• Elani Temperance
    Elani Temperance Monday, 27 August 2012

    Expect that post coming somewhere this week. I'm still trying to figure out some ground rules for that as well. As for slavery; like I wrote, it was not directly linked to religious life plus the practice served to allow citizens time to persue politics, arts and philosophy without wasting tome on tasks they saw as beneath them. Now those who wish to pursue these arts are paid for their time, that reason fades as well. By method of exclusion, there is thus no valid reason to bring back slavery in any form within Hellenismos. Plus, the practice is a terrible one.

  • Joseph Bloch
    Joseph Bloch Monday, 27 August 2012

    Are you familiar with the Theodish practice of "thralldom"? They have essentially taken the ancient practice and turned it into a mechanism by which new people are brought into the group, taught its ways and means, and both the individual and the group get to know one another without the mistakes the thrall might make impacting upon the group. See for more details...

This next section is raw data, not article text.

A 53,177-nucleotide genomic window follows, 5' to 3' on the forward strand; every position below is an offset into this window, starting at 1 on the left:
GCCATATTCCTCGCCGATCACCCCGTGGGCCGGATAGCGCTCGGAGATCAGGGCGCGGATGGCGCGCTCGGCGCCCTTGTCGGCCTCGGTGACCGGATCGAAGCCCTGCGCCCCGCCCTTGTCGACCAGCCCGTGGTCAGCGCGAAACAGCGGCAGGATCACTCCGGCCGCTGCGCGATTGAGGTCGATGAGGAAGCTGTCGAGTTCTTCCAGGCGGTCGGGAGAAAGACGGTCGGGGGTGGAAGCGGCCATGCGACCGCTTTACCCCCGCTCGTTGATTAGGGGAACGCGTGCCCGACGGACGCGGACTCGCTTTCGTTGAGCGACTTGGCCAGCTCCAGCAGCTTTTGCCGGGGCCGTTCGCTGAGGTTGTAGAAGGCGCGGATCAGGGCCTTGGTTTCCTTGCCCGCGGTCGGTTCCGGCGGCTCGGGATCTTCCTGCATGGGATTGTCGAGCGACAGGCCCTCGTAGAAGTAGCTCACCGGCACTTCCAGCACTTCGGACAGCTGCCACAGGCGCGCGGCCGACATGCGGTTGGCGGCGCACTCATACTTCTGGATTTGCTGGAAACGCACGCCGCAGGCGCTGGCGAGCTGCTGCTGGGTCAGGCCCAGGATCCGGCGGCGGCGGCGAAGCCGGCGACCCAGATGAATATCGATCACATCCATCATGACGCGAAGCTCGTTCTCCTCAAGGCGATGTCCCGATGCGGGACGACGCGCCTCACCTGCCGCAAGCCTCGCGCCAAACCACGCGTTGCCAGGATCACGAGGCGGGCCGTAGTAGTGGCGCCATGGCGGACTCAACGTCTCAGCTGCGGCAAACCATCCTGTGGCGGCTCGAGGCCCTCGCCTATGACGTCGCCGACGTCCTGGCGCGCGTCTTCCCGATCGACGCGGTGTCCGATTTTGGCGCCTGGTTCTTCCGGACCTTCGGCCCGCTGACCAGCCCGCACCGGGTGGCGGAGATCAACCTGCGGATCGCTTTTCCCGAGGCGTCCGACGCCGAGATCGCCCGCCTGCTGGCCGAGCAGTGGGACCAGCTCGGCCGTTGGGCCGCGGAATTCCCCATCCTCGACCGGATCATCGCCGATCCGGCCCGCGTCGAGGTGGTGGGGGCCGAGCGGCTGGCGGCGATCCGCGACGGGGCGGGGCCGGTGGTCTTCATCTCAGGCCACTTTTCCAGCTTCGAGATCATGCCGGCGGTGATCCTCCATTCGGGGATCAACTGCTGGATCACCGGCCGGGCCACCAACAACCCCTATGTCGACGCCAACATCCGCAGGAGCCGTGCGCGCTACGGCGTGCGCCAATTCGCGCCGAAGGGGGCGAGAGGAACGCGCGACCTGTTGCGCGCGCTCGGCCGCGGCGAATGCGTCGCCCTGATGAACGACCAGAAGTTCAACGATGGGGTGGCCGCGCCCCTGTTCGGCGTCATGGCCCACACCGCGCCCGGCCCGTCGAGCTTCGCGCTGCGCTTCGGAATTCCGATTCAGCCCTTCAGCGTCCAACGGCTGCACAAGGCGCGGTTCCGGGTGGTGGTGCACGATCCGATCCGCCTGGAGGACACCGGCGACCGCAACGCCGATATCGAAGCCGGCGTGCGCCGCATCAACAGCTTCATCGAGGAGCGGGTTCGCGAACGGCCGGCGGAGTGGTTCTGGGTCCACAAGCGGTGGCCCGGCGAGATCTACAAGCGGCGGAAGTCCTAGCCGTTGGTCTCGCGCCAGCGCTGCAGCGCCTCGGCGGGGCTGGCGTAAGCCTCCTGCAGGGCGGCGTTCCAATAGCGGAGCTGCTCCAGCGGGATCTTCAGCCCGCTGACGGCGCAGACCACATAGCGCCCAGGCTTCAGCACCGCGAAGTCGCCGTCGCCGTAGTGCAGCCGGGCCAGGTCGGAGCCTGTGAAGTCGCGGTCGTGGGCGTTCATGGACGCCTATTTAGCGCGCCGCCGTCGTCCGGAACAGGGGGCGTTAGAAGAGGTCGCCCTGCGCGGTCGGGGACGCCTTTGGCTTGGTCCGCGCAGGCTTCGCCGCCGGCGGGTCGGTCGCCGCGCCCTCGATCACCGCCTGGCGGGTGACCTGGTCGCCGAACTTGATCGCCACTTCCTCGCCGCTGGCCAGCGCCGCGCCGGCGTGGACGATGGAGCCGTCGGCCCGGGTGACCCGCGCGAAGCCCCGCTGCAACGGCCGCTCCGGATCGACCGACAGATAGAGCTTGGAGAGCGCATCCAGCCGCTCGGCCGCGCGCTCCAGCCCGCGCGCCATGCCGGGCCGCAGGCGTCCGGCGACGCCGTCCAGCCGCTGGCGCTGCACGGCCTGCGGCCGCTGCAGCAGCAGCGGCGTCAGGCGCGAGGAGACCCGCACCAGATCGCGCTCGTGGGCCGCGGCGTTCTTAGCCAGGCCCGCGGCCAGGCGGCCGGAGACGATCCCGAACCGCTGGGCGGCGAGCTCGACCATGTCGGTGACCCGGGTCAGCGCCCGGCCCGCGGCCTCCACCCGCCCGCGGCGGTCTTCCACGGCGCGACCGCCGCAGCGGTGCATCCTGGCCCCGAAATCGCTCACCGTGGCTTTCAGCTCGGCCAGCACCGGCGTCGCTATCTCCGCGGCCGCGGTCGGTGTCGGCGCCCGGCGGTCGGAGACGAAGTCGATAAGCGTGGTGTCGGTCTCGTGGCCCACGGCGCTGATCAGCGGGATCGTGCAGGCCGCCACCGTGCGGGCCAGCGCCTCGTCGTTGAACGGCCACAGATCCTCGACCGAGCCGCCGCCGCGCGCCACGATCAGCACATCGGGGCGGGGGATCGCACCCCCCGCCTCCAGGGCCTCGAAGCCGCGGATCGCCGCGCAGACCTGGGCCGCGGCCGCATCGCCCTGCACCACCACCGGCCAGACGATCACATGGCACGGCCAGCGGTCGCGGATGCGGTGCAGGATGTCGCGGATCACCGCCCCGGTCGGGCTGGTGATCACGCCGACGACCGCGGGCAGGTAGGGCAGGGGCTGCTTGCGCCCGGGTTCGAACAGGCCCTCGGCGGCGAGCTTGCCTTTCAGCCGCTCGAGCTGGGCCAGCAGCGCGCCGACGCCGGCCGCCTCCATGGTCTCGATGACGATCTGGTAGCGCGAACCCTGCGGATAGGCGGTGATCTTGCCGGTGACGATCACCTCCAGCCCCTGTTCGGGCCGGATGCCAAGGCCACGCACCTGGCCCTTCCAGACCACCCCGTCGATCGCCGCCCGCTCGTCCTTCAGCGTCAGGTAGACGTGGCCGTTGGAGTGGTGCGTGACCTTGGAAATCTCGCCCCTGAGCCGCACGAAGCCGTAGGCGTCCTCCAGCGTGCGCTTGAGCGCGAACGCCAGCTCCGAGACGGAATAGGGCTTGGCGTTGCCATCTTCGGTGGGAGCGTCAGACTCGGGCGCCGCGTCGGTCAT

• Elani Temperance
    Elani Temperance Tuesday, 28 August 2012

    Even before checking out that link, I have to tell you that I literally woke up my girlfriend with my giggling at the use of the word 'thrall' in any practice unrelated to the Vampire: The Masquerade role playing game. ( ). that is not in any way intended to belittle your practice, but more to underscore my geekdom. I apologize.